Healthcare is the new Internet, asserts David Randall and Christina Farr in Reuters —at least when it comes to technology investors and their money. Venture capital firms and portfolio managers of mutual funds are starting to invest in companies specializing in analyzing healthcare data, they report—with VC funding for healthcare technology up 176 percent this year.
“This trend is yet another example of investors finding new ways to invest in the thriving healthcare industry,” said partner Geoffrey Cockrell of McGuire Woods. These investments are a good way for investors who are wary of the risk in the industry, he said. Traditionally, companies associated with healthcare, such as biotech companies, have business models that centers on the development of a drug, he continued. Unlike those companies, healthcare data is capitalizing on the growth of electronic records.
Indeed, Randall and Farr report that though there can still be just as much risk in these investments as any others, the aging population in the U.S. and Europe—and the transition to digital health records—make it a particularly appealing industry. Categories of investments include: payer administration, digital medical devices, analytics and big data, healthcare consumer engagement, population health management, and personalized medicine, said Cockrell.
Back in May of this year there was a “Global Privacy Enforcement Sweep” conducted in 19 countries that assessed the transparency of 1,211 popular mobile applications. These results were published yesterday and according to a recent post on firm site Hunton & Williams, “a large majority of the apps are accessing personal data without providing adequate information to users.”
Specifically, the new information demonstrated a whopping 85 percent of mobile apps that were surveyed didn’t provide users with clear information on how they collected, processed and disclosed their data. In 59 percent of them it was difficult to find information on privacy before the apps were installed and once it was accessed, 43 percent of privacy notices weren’t tailored to the size of screens, according to the lawyers at Hunton & Williams.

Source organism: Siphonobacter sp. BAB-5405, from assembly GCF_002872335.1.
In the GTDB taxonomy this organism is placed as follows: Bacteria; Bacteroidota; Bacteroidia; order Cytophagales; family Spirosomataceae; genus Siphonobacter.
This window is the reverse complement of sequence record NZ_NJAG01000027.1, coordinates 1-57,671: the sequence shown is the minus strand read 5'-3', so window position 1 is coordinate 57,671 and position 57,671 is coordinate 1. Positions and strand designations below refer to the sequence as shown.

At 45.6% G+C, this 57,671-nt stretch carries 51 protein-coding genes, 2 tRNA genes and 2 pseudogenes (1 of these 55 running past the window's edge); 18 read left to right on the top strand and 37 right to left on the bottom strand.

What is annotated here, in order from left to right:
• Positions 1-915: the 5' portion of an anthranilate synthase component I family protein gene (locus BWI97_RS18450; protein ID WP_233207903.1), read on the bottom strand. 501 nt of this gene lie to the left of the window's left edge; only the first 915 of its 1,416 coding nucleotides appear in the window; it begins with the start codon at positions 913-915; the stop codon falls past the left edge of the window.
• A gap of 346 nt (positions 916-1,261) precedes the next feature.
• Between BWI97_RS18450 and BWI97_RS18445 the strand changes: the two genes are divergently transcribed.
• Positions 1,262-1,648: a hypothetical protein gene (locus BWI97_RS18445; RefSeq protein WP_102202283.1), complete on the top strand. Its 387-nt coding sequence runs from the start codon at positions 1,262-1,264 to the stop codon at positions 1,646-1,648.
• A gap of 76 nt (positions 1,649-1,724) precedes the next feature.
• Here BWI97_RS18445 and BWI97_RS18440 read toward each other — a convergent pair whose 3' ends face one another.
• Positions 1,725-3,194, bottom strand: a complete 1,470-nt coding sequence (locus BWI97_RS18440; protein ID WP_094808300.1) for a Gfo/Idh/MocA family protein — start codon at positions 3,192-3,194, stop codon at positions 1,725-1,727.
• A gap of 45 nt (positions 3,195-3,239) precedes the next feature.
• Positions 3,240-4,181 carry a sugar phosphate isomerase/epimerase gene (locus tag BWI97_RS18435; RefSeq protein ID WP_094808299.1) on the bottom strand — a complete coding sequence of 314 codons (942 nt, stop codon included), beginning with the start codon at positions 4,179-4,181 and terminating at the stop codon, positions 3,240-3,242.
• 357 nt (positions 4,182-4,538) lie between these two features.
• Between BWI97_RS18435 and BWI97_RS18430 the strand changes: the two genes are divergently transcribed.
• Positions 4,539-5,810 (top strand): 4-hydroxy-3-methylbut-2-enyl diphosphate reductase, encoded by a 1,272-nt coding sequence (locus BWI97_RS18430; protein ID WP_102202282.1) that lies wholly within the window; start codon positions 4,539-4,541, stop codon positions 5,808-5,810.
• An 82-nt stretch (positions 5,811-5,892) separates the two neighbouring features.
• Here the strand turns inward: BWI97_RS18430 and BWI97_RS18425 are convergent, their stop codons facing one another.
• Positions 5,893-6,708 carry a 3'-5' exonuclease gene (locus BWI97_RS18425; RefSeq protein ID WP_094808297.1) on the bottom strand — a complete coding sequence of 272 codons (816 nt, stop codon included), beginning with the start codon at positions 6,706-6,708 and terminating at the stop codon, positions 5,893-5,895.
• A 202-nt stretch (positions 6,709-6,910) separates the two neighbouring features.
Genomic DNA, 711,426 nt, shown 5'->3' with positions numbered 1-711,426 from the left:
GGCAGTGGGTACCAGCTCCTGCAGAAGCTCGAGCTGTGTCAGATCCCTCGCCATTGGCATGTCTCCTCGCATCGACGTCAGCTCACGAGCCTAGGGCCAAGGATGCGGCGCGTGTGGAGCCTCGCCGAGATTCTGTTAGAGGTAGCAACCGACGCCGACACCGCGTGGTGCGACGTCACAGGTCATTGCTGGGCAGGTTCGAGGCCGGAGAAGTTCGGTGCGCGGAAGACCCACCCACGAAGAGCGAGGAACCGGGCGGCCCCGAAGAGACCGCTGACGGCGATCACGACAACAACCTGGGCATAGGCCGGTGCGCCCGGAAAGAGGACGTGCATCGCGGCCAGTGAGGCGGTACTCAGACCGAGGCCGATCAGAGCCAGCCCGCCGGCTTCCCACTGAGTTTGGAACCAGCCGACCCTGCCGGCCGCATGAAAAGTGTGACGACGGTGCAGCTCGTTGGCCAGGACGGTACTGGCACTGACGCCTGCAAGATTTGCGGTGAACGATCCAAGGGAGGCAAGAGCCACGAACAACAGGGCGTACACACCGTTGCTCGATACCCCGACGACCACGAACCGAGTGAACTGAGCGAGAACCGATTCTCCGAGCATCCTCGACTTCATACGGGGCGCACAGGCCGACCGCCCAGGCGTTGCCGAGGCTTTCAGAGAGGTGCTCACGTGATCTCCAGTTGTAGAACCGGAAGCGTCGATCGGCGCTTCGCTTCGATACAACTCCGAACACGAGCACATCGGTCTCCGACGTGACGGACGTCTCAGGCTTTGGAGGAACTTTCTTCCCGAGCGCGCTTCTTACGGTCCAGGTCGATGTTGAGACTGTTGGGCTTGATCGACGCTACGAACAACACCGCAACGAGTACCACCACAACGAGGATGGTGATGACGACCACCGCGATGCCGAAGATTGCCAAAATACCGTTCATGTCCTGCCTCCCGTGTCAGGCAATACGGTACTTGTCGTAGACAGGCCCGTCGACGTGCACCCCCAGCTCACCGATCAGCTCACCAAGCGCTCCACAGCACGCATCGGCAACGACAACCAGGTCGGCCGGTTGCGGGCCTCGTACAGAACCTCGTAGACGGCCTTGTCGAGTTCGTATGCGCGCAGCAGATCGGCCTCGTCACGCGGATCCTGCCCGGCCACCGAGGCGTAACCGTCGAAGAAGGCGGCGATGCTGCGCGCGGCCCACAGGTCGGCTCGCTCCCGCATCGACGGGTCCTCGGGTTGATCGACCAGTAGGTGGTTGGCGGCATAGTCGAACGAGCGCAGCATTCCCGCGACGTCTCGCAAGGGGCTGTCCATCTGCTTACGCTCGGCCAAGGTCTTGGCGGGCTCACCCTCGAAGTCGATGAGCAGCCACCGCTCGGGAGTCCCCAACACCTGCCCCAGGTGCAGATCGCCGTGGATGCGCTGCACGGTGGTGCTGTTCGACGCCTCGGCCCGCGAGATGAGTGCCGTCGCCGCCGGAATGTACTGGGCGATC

“In light of these results, the data protection authorities that participated in the sweep are likely to launch enforcement actions in their jurisdictions,” say the Huntington & Williams lawyers. Most recently the Belgian data protection authority said they were speaking with stakeholders and getting ready to send cease and desist letters in certain severe cases.
Big Data is all around us. That was the conclusion of the International Working Group on Data Protection in Telecommunications, according to special counsel Monika Kuschewsky of Covington & Burling. Well, not quite, but they said it’s “everywhere” and growing on a global level by 50 percent annually. To harness this data while respecting privacy principles, the working group had recommendations, as set out by Kuschewsky in her article on the Inside Privacy blog:
Meaningful consent: When using personal data for analysis and profiling, meaningful consent is your best move. Though it may be possible to process this data without consent, said Kuschewsky, it’s not without risk.
Anonymity is paramount: “The risk of re-identification has been a theme throughout the Working Paper,” said Kuschewsky. To alleviate this risk, stressing anonymity can sometimes eliminate privacy concerns, she said.
Transparency: When collecting and using data, be transparent about it. Kuschewsky suggested, “Each individual should have access to his or her profile, including information on which algorithms have been used, and information should be provided in a clear and understandable format.”
The report, called “2014 ILTA/InsideLegal Technology Purchasing Survey,” is the ninth annual report from ILTA and InsideLegal. Forshee and Elster sent a 31-question, Web-based survey to 1,407 ILTA-member firms to gather information for the report, of which 281 firms responded.
More than three-quarters (86 percent) of respondents were from U.S. firms, with the remainder from Canada (eight percent) and the U.K., Europe, Australia and South America (for a combined total of six percent). The survey was released on Aug. 18.